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HistoryCourt characters

Louis XVI

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Last monarch of Versailles (1754-1793)

The reign of Louis XVI was marked by the outbreak of the French Revolution. In the 1770s, the court began to live its last years in Versailles. In 1774 Louis XVI inherited a kingdom in grave difficulty. In 1789, to solve a major financial crisis, he summoned an exceptional Assembly to meet at the Château. In the same year, under pressure from the people, he left Versailles with Marie-Antoinette and was guillotined in 1793.

Louis XVI, grandson of Louis XV, became Dauphin in 1765 and king in 1774 at the age of 20. His tutor, the duc de Vauguyon, gave him a very complete education but did not prepare him in a practical way for the exercise of power as he was only the third son of the royal family. He became heir to the throne after the death of his two elder brothers. Louis XVI studied history, geography, science, law, Latin and Greek as well as modern languages. His political thinking was influenced by Fénelon and the Enlightenment philosophers who demonstrated that the nation is distinct from the King, an idea opposed to the traditional conception of the French monarchy. When he became king, Louis XVI did not keep the political team of his grandfather Louis XV. But in a context of financial difficulties, the ministers who succeeded each other, Turgot, Necker and Calonne, did not receive the full support of the king on the need to eliminate fiscal privileges. So the reforms did not go through and the king had to summon the Etats Généraux of the kingdom to Versailles in 1789. During this extraordinary assembly, 1,200 deputies represented the three orders or “estates” of the nation: the nobility, the clergy and commoners. The French Revolution had started.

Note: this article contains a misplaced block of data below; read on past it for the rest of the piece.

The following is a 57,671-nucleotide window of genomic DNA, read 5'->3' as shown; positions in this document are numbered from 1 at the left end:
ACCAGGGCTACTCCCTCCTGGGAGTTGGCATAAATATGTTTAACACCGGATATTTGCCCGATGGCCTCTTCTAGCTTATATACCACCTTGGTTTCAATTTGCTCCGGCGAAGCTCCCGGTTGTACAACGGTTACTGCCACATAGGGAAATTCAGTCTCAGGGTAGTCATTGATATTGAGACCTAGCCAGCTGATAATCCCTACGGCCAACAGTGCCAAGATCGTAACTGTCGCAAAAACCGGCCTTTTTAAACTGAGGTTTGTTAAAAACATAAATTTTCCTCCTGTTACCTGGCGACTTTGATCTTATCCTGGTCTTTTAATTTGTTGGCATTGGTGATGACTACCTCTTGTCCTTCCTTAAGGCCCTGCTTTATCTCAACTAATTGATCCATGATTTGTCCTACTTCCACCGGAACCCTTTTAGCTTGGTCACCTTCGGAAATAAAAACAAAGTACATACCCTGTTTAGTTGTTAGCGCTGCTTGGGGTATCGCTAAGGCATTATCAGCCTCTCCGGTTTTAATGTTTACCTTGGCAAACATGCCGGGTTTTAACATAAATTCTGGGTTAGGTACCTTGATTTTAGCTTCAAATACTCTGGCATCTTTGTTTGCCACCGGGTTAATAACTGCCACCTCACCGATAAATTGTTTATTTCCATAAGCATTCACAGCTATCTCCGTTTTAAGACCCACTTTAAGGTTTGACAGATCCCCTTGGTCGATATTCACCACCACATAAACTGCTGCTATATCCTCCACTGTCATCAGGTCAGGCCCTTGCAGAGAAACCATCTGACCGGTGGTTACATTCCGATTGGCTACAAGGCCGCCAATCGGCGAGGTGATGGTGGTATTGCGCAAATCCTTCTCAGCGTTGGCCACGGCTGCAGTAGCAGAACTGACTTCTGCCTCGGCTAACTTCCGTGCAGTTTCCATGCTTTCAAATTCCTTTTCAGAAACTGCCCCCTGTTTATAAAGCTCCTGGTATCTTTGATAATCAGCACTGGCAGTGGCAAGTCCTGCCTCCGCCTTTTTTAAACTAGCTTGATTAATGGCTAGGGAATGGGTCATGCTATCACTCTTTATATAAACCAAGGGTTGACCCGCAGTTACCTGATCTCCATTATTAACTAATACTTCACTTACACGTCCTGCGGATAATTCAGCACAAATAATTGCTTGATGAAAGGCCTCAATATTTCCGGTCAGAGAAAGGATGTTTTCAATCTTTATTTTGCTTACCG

The royal family
In 1770, the Dauphin Louis, future Louis XVI, married Marie-Antoinette of Lorraine, archduchess of Austria. Four children were born to them. Only the eldest, Madame Royale, born in 1778, and the Dauphin, born in 1785, were still alive when the French Revolution broke out. At the court, the king was surrounded by his brothers, the comte d’Artois and the comte de Provence, their wives, as well as his sister Madame Elisabeth.